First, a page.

The United Kingdom Border Agency has refused to clarify the exact status of Interior Ministry chief Rehman Malik's British citizenship, an issue that resulted in the suspension of his membership of Pakistan's parliament.
Responding to a request filed by The Express Tribune under Britain's Freedom of Information Law for information on Malik's citizenship, the UK Border Agency said it could "neither confirm nor deny whether we hold the information requested by virtue of Section 40(5)(a) and (b)(ii) (personal information)".
"This would be considered personal information as defined in the Data Protection Act 1998 and therefore confirming or denying would be considered neither fair nor lawful," the Border Agency said in its response.
"These sections of the Act absolve us from the requirement to say whether or not we hold information," the response said.
"This response should not be taken as conclusive evidence that the information you have requested is or is not held by the Home Office," the reply clarified.
Pakistan's Supreme Court suspended Malik's membership of the Senate or upper house of parliament last month after he was unable to produce documents to back up his claim that he had renounced his British citizenship.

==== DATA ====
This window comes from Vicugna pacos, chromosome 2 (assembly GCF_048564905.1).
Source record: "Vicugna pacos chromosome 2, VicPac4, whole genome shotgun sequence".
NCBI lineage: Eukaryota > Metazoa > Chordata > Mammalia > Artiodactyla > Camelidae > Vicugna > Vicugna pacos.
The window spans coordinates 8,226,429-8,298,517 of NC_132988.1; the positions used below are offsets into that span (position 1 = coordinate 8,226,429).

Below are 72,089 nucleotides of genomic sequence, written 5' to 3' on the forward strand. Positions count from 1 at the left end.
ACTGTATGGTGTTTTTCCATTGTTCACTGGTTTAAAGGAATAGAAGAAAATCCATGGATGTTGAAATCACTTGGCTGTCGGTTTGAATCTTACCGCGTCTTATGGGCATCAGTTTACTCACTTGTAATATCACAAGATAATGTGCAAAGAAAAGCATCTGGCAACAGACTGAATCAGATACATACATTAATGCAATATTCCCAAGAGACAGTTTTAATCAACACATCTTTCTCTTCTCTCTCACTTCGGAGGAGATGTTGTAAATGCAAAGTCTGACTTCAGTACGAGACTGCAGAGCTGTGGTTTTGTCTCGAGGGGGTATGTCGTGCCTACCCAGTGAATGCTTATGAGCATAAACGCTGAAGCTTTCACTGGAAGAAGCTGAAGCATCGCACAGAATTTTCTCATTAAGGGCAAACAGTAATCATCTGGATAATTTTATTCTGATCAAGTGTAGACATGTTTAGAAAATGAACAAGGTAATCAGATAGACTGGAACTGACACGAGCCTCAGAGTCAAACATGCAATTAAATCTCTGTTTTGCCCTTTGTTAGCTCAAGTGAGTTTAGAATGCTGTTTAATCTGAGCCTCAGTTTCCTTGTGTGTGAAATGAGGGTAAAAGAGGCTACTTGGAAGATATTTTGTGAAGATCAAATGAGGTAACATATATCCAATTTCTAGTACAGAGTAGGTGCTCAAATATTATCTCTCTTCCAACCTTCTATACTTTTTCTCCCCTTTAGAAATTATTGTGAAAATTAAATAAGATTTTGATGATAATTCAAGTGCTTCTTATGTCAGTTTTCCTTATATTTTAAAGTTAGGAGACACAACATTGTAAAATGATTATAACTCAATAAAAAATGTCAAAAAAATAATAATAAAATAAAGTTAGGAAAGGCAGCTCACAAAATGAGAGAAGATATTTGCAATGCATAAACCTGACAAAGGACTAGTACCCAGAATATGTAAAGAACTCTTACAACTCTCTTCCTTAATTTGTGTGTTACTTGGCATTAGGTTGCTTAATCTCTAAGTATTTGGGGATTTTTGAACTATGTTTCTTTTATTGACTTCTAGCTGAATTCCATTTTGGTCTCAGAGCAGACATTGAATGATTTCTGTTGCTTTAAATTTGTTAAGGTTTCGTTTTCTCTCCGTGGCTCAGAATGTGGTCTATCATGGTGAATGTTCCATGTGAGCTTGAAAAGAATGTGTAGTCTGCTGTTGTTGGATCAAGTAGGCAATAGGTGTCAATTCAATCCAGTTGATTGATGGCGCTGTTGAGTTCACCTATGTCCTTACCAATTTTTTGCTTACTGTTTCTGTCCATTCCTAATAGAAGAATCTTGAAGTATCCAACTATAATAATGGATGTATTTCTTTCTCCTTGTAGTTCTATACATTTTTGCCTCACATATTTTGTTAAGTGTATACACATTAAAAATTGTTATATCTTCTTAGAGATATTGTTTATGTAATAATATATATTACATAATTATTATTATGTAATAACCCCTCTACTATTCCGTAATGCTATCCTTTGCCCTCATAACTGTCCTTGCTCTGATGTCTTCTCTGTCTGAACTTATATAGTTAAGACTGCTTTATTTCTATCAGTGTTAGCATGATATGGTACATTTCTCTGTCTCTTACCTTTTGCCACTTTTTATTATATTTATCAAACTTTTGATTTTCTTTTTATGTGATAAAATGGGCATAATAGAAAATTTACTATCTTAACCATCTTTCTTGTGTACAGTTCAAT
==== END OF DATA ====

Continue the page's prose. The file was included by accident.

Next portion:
At the time, Malik was the interior minister.
He was subsequently appointed senior advisor to the premier on interior affairs so that he could continue heading the interior ministry.
The letter received by The Express Tribune from the UK Border Agency said Malik was supposed to submit a fee of 385 pounds with his application for renouncing his British citizenship.
However, in an affidavit submitted to the supreme court last month, Malik said he paid a fee of 229 pounds.
The communication with the British agency revealed Malik did not pay the right fee for renouncing his British citizenship.
In a related development, Malik has said that he has resigned as the honorary consul general of Niger in the UK.
He was previously criticised for holding the post.
He contended that it was not illegal to hold such a position as many other Pakistanis were holding such posts.